Get a Job in Retirement. It’ll Help Your Wealth—and Your Health.

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Illustration by Luke Brooks

After a 30-year career at Procter & Gamble, Francis Nelson Beebe was living his retirement dream—playing about 200 rounds of golf a year—before an epiphany.

“I was standing over a putt one day and I said, ‘I can’t do this for the rest of my life,’ ” the former logistics executive recalls.

For Beebe, who graduated from the Cordon Bleu culinary program after retiring from P&>, that has meant a second act as the baker and owner of Mr. Nelson’s Cookies. Five days a week, Beebe makes 24 batches of a dozen artisanal chocolate-chip cookies that he sells in packs of six or 12 over the internet or individually at farmer’s markets on weekends.

“I’m 73 years old, and I feel like I’m 45,” says Beebe, who bakes in Gold Canyon, Ariz., after his seven-year retirement. “I can’t wait to get up in the morning.”

Francis Nelson Beebe and his wife, Michele, with his signature cookies.

Courtesy Francis Nelson Beebe

The share of retirement-age Americans working has doubled since 1985, according to a study by investment firm United Income that examined federal data. Twenty percent of people 65 years or older either work or are looking for work.

Many Americans, particularly lower-income retirees, have little choice but to keep working to support themselves. Even for higher-income families, part-time work can allow them to hold off drawing down retirement portfolios or delay collecting Social Security to maximize its value.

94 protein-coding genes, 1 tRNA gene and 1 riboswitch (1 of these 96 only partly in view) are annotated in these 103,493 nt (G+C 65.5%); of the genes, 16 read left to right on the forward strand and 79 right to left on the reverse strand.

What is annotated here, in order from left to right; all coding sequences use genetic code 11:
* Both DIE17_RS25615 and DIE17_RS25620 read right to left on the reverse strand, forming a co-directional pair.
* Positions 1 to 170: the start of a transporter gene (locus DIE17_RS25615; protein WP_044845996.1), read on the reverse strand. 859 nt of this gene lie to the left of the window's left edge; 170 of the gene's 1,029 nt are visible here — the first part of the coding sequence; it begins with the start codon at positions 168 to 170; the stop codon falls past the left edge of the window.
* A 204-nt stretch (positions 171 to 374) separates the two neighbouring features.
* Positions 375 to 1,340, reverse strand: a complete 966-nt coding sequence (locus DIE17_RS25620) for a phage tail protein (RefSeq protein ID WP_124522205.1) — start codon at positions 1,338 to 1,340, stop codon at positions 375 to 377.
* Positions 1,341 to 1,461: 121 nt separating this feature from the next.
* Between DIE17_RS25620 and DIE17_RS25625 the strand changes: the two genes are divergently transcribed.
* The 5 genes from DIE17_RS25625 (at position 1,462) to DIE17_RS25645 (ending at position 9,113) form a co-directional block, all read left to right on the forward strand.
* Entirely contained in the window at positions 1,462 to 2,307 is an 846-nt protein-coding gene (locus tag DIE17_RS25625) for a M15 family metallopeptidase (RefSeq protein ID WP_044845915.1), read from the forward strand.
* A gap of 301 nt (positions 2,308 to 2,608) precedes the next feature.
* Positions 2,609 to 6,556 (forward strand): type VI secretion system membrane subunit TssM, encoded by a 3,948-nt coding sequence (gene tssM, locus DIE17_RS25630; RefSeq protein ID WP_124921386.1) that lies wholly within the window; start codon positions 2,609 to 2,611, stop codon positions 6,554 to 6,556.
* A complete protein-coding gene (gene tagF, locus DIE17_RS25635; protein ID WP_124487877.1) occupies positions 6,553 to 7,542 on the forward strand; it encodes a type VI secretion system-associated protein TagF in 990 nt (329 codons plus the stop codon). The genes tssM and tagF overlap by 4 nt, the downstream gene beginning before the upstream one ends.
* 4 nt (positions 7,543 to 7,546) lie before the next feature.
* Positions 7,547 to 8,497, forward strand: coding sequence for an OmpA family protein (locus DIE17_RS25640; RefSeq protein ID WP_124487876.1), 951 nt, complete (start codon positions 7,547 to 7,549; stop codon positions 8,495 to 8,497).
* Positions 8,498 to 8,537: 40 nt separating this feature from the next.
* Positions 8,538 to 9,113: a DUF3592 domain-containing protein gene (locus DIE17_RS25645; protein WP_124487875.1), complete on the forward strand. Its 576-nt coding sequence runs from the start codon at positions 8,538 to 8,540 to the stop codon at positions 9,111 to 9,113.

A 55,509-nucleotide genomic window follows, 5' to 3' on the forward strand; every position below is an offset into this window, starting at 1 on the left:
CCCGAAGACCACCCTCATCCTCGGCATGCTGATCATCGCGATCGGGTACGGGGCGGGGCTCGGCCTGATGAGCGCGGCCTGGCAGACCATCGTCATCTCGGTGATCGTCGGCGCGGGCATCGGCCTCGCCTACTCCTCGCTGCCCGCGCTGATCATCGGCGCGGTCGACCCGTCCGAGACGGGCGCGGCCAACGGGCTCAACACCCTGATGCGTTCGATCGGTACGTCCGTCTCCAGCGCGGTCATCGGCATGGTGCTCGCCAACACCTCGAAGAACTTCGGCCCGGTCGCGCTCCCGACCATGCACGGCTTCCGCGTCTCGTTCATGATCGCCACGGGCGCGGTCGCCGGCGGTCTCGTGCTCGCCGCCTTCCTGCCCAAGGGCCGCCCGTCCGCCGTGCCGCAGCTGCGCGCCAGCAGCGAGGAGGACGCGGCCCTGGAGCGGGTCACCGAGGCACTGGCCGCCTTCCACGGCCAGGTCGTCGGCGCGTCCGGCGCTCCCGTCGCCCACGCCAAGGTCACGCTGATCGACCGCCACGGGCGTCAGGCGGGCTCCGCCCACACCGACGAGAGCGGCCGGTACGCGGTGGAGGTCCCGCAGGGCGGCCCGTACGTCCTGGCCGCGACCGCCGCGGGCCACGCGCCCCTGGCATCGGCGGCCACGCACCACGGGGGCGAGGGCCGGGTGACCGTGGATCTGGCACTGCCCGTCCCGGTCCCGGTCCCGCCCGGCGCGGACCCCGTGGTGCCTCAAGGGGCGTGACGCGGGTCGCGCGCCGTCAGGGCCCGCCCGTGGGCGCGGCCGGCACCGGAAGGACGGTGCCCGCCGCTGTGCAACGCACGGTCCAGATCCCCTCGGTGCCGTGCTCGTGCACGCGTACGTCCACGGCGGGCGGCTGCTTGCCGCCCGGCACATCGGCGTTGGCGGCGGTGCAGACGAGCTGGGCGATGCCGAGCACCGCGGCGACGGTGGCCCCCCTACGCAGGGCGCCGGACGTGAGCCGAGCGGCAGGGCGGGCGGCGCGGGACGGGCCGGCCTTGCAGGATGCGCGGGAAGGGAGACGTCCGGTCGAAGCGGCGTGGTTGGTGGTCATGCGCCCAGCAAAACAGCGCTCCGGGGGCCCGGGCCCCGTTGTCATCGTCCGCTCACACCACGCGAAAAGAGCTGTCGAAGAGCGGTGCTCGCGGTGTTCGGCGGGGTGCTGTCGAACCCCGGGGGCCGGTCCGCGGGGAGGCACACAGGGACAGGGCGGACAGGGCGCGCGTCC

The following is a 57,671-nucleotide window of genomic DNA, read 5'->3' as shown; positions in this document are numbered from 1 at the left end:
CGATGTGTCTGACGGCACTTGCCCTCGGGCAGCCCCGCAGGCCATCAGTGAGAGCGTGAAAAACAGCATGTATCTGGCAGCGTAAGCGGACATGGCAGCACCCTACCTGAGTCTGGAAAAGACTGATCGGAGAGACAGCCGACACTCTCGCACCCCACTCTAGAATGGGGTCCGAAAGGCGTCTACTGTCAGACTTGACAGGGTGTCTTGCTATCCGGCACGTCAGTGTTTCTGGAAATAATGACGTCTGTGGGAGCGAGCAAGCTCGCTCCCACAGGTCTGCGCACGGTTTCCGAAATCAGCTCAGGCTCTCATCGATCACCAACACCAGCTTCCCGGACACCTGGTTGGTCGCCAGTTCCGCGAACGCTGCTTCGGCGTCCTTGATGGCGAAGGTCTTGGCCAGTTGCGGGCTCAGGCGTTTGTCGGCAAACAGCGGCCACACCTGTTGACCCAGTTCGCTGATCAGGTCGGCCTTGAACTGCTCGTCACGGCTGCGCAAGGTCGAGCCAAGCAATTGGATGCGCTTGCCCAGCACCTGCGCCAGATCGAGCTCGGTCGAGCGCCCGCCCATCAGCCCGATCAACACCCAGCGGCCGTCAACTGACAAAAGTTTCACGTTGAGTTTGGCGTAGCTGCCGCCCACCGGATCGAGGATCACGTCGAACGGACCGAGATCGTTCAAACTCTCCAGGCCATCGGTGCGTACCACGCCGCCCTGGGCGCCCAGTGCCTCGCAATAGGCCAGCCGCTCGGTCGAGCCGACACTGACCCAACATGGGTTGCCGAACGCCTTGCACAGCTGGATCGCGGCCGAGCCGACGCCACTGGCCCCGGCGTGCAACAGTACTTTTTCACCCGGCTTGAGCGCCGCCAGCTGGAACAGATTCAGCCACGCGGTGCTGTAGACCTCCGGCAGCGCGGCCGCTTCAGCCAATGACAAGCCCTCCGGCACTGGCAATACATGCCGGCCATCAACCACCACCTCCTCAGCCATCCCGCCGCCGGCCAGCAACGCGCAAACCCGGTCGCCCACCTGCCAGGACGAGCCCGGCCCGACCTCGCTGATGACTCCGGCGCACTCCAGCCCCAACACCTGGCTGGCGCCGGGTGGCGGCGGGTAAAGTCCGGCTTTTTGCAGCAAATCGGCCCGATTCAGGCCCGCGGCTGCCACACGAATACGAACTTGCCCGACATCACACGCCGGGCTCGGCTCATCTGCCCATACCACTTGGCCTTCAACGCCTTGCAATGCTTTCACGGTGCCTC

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Other people with no money needs whatsoever choose to work in retirement to stay busy and engaged. Health experts say that maintaining social connections and staying physically active helps slow aging, and working part time can help on both counts.

“Keeping moving is what keeps you from getting frail as you get older,” says Carolyn McClanahan, who is both a medical doctor and a financial advisor in Jacksonville, Fla. McClanahan recommends that all of her clients keep working in retirement if they can find something they enjoy.

One of her clients is a retired corporate executive. “She really started languishing, not having a sense of purpose” after retiring, McClanahan says. The woman got a job as an executive assistant and worked for another five or six years, earning $30,000 or $40,000 a year, before retiring again. She has more outside interests and is doing much better in retirement the second time around, McClanahan says.

If you’re retired or preparing to retire, here are the financial and health benefits that can come from continuing to work at some level.

Portfolio Preservation

Every dollar you earn in retirement is another dollar you don’t have to take from your investments. Even low-paying jobs can make a big difference in how long your savings last.

Say you make $20,000 from a part-time job as a retiree. It takes roughly a $500,000 portfolio to generate $20,000 a year for 30 years in retirement using the 4% rule for withdrawals, McClanahan points out. It’s usually easier to earn $20,000 a year working part time than to amass another half-million dollars.

“By not having to pull from your portfolio, it allows it to grow,” says Karl Schwartz, a Miami financial advisor and certified public accountant. “Your assets end up growing quite a bit longer in that scenario.”

Delay Social Security

This government pension is an inflation-adjusted annuity with survivor benefits. And you have every motivation to make it as big as possible before you begin collecting it, particularly if you’re the top earner in a family.

Let’s say you retire at age 62 and are due to collect $3,000 a month from Social Security at your full retirement age of 67. If you opt to start Social Security early at age 62, you would get 70% of that amount, or $2,100 a month.